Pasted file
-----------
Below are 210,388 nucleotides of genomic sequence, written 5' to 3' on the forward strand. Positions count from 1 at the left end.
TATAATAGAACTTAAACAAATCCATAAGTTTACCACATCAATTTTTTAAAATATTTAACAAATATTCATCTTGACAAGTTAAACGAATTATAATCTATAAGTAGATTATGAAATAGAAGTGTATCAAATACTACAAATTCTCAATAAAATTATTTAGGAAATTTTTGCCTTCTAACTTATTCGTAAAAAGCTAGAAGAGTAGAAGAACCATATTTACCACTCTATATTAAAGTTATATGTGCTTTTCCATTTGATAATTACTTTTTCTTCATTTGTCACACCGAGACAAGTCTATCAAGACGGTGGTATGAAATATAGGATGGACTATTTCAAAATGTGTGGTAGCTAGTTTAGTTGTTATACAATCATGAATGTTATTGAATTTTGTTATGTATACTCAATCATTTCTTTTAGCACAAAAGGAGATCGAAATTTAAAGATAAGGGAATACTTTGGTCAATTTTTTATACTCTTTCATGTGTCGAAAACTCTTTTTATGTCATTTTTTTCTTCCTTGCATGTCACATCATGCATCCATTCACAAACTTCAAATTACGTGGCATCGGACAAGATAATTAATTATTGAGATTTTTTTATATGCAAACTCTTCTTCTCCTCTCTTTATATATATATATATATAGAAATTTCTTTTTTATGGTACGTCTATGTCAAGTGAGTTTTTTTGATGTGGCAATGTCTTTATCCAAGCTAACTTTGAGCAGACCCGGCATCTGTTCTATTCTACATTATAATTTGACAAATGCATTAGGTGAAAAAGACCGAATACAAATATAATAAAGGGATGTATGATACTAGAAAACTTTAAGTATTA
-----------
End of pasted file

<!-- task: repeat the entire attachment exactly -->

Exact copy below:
Below are 210,388 nucleotides of genomic sequence, written 5' to 3' on the forward strand. Positions count from 1 at the left end.
TATAATAGAACTTAAACAAATCCATAAGTTTACCACATCAATTTTTTAAAATATTTAACAAATATTCATCTTGACAAGTTAAACGAATTATAATCTATAAGTAGATTATGAAATAGAAGTGTATCAAATACTACAAATTCTCAATAAAATTATTTAGGAAATTTTTGCCTTCTAACTTATTCGTAAAAAGCTAGAAGAGTAGAAGAACCATATTTACCACTCTATATTAAAGTTATATGTGCTTTTCCATTTGATAATTACTTTTTCTTCATTTGTCACACCGAGACAAGTCTATCAAGACGGTGGTATGAAATATAGGATGGACTATTTCAAAATGTGTGGTAGCTAGTTTAGTTGTTATACAATCATGAATGTTATTGAATTTTGTTATGTATACTCAATCATTTCTTTTAGCACAAAAGGAGATCGAAATTTAAAGATAAGGGAATACTTTGGTCAATTTTTTATACTCTTTCATGTGTCGAAAACTCTTTTTATGTCATTTTTTTCTTCCTTGCATGTCACATCATGCATCCATTCACAAACTTCAAATTACGTGGCATCGGACAAGATAATTAATTATTGAGATTTTTTTATATGCAAACTCTTCTTCTCCTCTCTTTATATATATATATATATAGAAATTTCTTTTTTATGGTACGTCTATGTCAAGTGAGTTTTTTTGATGTGGCAATGTCTTTATCCAAGCTAACTTTGAGCAGACCCGGCATCTGTTCTATTCTACATTATAATTTGACAAATGCATTAGGTGAAAAAGACCGAATACAAATATAATAAAGGGATGTATGATACTAGAAAACTTTAAGTATTA